I wake up before America. Not in an abstract, activist-minded way, but literally. I live in Lisbon, Portugal, meaning when I wake up, America is still asleep. It also means that when I check the news apps on my iPhone, while my head is still on my pillow, there is no one to call or text to ask, “What the fuck?” Or, when I don’t have it in me to curse, “For real?”
I didn’t have to ask either of those questions on Saturday (August 12) when I woke up to news of the white supremacist march on the campus of the University of Virginia (UVA) that happened while I was sleeping. Because, yes, for real—and also, yes, of course. These racists have been encouraged, inspired—and directly rewarded if you are Steve Bannon, Jeff Sessions and friends—since Donald Trump’s election to the presidency.
So I got up, no questions asked. And then I went to lunch with a white American expat who also lives in Lisbon. He seemed mildly interested when I told him about the UVA march, but grew animated as he asked if I thought the media should just “ignore” things like this. “What if covering it just fans the flames of something small and fringe?” he asked, with a straight face.
I used Saturday’s “What the fuck?” on him, except it came across as a blank stare followed by a sip of water as I willed the lunch to be over so I could text a Black American. Someone had to be awake. By the time I got home, Charlottesville was in explosive disarray. The only calm presence were the cops, who seemed to be doing nothing as Klansmen (and women), Nazis and other proud white supremacists marched against, threatened, peppered spray and, eventually, used a car to run over those who had come out to stand against them. In a string of sad days for America since November 8, this was one of the saddest.
That was Saturday. Sunday morning I woke to an image of Deandre Harris, who Google told me was a 20-year-old Black man living in Charlottesville. Before I knew his name, I saw him on his hands and knees in a picture tweeted by a reporter, as several white men beat him with poles. Behind them, not very far away at all, were armed police officers with their backs turned.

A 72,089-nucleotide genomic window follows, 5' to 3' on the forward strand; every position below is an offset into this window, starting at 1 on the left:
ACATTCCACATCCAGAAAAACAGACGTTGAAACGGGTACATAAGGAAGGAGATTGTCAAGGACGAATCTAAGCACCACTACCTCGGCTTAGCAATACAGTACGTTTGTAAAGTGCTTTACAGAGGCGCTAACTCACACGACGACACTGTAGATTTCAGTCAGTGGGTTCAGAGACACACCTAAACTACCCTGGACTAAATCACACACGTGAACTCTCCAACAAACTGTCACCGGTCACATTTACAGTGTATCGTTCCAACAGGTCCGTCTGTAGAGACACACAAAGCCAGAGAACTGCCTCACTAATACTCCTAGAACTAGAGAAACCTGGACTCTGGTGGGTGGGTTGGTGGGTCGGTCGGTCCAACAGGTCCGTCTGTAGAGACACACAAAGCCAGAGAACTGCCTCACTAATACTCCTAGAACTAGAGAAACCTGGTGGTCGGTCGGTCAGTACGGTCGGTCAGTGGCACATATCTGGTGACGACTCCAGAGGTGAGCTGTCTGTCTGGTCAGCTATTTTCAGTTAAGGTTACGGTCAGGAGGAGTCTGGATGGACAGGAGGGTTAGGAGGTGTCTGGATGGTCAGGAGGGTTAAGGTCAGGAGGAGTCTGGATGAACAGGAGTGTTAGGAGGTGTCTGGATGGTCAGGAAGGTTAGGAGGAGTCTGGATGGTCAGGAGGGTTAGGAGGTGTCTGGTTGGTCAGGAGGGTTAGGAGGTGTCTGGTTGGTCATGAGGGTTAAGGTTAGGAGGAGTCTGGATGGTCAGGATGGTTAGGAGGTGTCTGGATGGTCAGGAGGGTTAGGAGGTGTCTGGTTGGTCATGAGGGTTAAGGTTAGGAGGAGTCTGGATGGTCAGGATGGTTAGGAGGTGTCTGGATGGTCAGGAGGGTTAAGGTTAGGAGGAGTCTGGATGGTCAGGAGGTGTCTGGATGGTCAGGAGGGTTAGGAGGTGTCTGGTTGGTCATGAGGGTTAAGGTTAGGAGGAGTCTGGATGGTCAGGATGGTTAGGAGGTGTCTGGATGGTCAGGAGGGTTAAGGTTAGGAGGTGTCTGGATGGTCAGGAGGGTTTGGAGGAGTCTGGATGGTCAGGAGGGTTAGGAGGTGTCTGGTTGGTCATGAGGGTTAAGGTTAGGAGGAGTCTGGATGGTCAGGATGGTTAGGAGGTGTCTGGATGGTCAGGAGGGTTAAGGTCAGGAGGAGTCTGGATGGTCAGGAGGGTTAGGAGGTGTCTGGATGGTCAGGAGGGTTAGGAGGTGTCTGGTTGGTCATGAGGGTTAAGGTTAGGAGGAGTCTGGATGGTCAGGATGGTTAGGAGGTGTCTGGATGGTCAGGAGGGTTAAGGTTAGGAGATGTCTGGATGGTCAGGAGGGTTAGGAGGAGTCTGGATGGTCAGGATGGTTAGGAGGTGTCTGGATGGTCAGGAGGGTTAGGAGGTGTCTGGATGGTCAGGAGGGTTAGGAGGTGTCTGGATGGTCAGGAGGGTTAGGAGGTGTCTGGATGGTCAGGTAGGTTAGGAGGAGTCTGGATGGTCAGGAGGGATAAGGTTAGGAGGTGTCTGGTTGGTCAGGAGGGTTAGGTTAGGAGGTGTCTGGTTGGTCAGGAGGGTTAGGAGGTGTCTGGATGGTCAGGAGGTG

In a string of sad days for America since November 8, this was one of the saddest.
I’m often asked, “What do you miss about the U.S.?” The answer is always the same: “I miss home.” That is shorthand for my family, friends, and my actual house in Brooklyn. But it also means something that is much more abstract: I miss the home of Black people. That sounds like an old Starz in Black movie tagline, but it is a very real thing based on a lifetime of being a Black American.
Yes, there are Black people here in Portugal—more than you’ll find in Spain and some other European countries. But we are strangers to each other in so many ways, beginning with the fact that my Portuguese is terrible. But even if we were all the best of friends, I would still be homesick. That photograph of Deandre Harris left me doubled over in my kitchen chair crying for a good part of the morning. This was home. The white men slamming poles down on a Black body trying to get away on hands and knees—they, too, are a disgusting part of my American home. And the armed officers nearby doing nothing, though I am sure Harris must have been shouting—maybe even begging—for someone to please help him, their refusal to even turn around and act concerned is also a part of the institutionalized, systemic hate that is part of my home.
But Deandre Harris is the home I miss. He looked so young. And so vulnerable, unarmed and on the ground. And so much like my nephew that it is hard to type this. He looked like all of us. He was all of us to those men with pipes, just a nigger that they would have killed if his friends had not found and saved him. But, like so many of us, he was fighting back. Because this might be “yes, for real,” but Black people have always maintained it will not be “yes, always.”
There aren’t enough miles to make what I saw feel foreign or far away. Distance doesn’t dilute rage. Or fear. Because home lives in this place that is fragile and forever.
Ayana Byrd is a journalist writing her first novel in Lisbon, Portugal.